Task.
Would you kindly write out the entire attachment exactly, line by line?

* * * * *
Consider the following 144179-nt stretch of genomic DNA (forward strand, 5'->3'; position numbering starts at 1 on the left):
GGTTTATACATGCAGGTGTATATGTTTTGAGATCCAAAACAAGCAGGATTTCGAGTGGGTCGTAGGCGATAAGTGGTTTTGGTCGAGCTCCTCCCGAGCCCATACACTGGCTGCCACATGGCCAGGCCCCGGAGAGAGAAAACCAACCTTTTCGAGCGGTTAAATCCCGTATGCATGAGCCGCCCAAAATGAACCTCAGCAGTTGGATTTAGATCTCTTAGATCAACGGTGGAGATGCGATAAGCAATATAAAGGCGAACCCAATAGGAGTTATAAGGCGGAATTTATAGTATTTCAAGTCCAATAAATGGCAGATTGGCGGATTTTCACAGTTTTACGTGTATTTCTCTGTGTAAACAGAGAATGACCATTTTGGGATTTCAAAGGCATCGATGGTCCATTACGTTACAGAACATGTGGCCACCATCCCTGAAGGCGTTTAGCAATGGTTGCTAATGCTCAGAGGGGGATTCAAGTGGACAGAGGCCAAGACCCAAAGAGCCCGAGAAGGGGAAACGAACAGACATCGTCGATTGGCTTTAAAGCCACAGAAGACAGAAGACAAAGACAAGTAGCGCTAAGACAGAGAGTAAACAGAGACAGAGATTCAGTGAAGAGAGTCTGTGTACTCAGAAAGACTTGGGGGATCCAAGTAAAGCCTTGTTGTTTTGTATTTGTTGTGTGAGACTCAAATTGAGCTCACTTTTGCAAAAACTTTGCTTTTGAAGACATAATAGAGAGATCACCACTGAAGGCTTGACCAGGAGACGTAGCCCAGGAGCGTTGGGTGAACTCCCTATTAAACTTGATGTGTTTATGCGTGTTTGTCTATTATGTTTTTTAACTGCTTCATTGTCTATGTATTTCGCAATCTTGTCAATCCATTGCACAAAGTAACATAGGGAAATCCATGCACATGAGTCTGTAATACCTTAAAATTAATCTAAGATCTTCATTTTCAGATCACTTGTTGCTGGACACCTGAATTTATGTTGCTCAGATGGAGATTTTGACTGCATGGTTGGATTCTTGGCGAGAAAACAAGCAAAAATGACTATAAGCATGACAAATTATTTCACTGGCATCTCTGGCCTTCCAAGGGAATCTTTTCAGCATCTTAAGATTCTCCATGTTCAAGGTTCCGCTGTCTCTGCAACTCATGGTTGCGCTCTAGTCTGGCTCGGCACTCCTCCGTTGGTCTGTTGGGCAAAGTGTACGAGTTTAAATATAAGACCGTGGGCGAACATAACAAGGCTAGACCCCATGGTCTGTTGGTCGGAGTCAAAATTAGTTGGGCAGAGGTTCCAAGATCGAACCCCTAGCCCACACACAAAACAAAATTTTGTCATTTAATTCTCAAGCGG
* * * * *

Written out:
Consider the following 144179-nt stretch of genomic DNA (forward strand, 5'->3'; position numbering starts at 1 on the left):
GGTTTATACATGCAGGTGTATATGTTTTGAGATCCAAAACAAGCAGGATTTCGAGTGGGTCGTAGGCGATAAGTGGTTTTGGTCGAGCTCCTCCCGAGCCCATACACTGGCTGCCACATGGCCAGGCCCCGGAGAGAGAAAACCAACCTTTTCGAGCGGTTAAATCCCGTATGCATGAGCCGCCCAAAATGAACCTCAGCAGTTGGATTTAGATCTCTTAGATCAACGGTGGAGATGCGATAAGCAATATAAAGGCGAACCCAATAGGAGTTATAAGGCGGAATTTATAGTATTTCAAGTCCAATAAATGGCAGATTGGCGGATTTTCACAGTTTTACGTGTATTTCTCTGTGTAAACAGAGAATGACCATTTTGGGATTTCAAAGGCATCGATGGTCCATTACGTTACAGAACATGTGGCCACCATCCCTGAAGGCGTTTAGCAATGGTTGCTAATGCTCAGAGGGGGATTCAAGTGGACAGAGGCCAAGACCCAAAGAGCCCGAGAAGGGGAAACGAACAGACATCGTCGATTGGCTTTAAAGCCACAGAAGACAGAAGACAAAGACAAGTAGCGCTAAGACAGAGAGTAAACAGAGACAGAGATTCAGTGAAGAGAGTCTGTGTACTCAGAAAGACTTGGGGGATCCAAGTAAAGCCTTGTTGTTTTGTATTTGTTGTGTGAGACTCAAATTGAGCTCACTTTTGCAAAAACTTTGCTTTTGAAGACATAATAGAGAGATCACCACTGAAGGCTTGACCAGGAGACGTAGCCCAGGAGCGTTGGGTGAACTCCCTATTAAACTTGATGTGTTTATGCGTGTTTGTCTATTATGTTTTTTAACTGCTTCATTGTCTATGTATTTCGCAATCTTGTCAATCCATTGCACAAAGTAACATAGGGAAATCCATGCACATGAGTCTGTAATACCTTAAAATTAATCTAAGATCTTCATTTTCAGATCACTTGTTGCTGGACACCTGAATTTATGTTGCTCAGATGGAGATTTTGACTGCATGGTTGGATTCTTGGCGAGAAAACAAGCAAAAATGACTATAAGCATGACAAATTATTTCACTGGCATCTCTGGCCTTCCAAGGGAATCTTTTCAGCATCTTAAGATTCTCCATGTTCAAGGTTCCGCTGTCTCTGCAACTCATGGTTGCGCTCTAGTCTGGCTCGGCACTCCTCCGTTGGTCTGTTGGGCAAAGTGTACGAGTTTAAATATAAGACCGTGGGCGAACATAACAAGGCTAGACCCCATGGTCTGTTGGTCGGAGTCAAAATTAGTTGGGCAGAGGTTCCAAGATCGAACCCCTAGCCCACACACAAAACAAAATTTTGTCATTTAATTCTCAAGCGG